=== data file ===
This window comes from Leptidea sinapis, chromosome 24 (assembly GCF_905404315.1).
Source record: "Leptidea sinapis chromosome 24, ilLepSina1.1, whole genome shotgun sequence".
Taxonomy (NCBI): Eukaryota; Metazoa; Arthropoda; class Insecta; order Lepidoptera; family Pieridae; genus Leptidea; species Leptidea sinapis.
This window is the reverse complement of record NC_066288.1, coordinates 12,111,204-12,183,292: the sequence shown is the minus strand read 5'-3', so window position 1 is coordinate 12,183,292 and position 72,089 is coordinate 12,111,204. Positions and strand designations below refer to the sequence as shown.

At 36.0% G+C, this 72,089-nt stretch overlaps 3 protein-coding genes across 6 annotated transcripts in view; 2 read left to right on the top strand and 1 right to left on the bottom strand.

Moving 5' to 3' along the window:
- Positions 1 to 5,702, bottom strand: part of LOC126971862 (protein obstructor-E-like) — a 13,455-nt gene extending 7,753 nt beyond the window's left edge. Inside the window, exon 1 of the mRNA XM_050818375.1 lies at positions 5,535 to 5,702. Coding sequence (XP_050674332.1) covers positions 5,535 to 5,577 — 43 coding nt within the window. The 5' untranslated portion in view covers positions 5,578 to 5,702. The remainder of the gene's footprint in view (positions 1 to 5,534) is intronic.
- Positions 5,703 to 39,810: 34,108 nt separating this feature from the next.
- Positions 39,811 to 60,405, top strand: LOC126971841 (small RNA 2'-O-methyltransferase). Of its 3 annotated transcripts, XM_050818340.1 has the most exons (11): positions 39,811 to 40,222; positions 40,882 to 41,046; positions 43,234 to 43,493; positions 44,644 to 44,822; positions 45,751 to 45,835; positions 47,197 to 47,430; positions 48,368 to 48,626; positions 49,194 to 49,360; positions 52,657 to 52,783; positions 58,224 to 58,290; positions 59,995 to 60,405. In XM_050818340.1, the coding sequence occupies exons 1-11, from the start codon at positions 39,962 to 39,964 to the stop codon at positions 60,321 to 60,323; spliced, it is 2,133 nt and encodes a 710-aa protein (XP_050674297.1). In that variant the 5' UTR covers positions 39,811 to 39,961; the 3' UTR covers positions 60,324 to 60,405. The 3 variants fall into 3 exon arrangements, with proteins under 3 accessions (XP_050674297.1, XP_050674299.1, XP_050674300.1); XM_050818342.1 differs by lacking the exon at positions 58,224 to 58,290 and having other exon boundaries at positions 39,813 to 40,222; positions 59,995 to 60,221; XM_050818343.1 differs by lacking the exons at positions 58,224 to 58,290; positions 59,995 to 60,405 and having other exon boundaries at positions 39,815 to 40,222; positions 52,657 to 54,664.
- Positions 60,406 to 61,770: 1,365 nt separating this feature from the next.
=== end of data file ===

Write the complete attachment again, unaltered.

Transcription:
This window comes from Leptidea sinapis, chromosome 24 (assembly GCF_905404315.1).
Source record: "Leptidea sinapis chromosome 24, ilLepSina1.1, whole genome shotgun sequence".
Taxonomy (NCBI): Eukaryota; Metazoa; Arthropoda; class Insecta; order Lepidoptera; family Pieridae; genus Leptidea; species Leptidea sinapis.
This window is the reverse complement of record NC_066288.1, coordinates 12,111,204-12,183,292: the sequence shown is the minus strand read 5'-3', so window position 1 is coordinate 12,183,292 and position 72,089 is coordinate 12,111,204. Positions and strand designations below refer to the sequence as shown.

At 36.0% G+C, this 72,089-nt stretch overlaps 3 protein-coding genes across 6 annotated transcripts in view; 2 read left to right on the top strand and 1 right to left on the bottom strand.

Moving 5' to 3' along the window:
- Positions 1 to 5,702, bottom strand: part of LOC126971862 (protein obstructor-E-like) — a 13,455-nt gene extending 7,753 nt beyond the window's left edge. Inside the window, exon 1 of the mRNA XM_050818375.1 lies at positions 5,535 to 5,702. Coding sequence (XP_050674332.1) covers positions 5,535 to 5,577 — 43 coding nt within the window. The 5' untranslated portion in view covers positions 5,578 to 5,702. The remainder of the gene's footprint in view (positions 1 to 5,534) is intronic.
- Positions 5,703 to 39,810: 34,108 nt separating this feature from the next.
- Positions 39,811 to 60,405, top strand: LOC126971841 (small RNA 2'-O-methyltransferase). Of its 3 annotated transcripts, XM_050818340.1 has the most exons (11): positions 39,811 to 40,222; positions 40,882 to 41,046; positions 43,234 to 43,493; positions 44,644 to 44,822; positions 45,751 to 45,835; positions 47,197 to 47,430; positions 48,368 to 48,626; positions 49,194 to 49,360; positions 52,657 to 52,783; positions 58,224 to 58,290; positions 59,995 to 60,405. In XM_050818340.1, the coding sequence occupies exons 1-11, from the start codon at positions 39,962 to 39,964 to the stop codon at positions 60,321 to 60,323; spliced, it is 2,133 nt and encodes a 710-aa protein (XP_050674297.1). In that variant the 5' UTR covers positions 39,811 to 39,961; the 3' UTR covers positions 60,324 to 60,405. The 3 variants fall into 3 exon arrangements, with proteins under 3 accessions (XP_050674297.1, XP_050674299.1, XP_050674300.1); XM_050818342.1 differs by lacking the exon at positions 58,224 to 58,290 and having other exon boundaries at positions 39,813 to 40,222; positions 59,995 to 60,221; XM_050818343.1 differs by lacking the exons at positions 58,224 to 58,290; positions 59,995 to 60,405 and having other exon boundaries at positions 39,815 to 40,222; positions 52,657 to 54,664.
- Positions 60,406 to 61,770: 1,365 nt separating this feature from the next.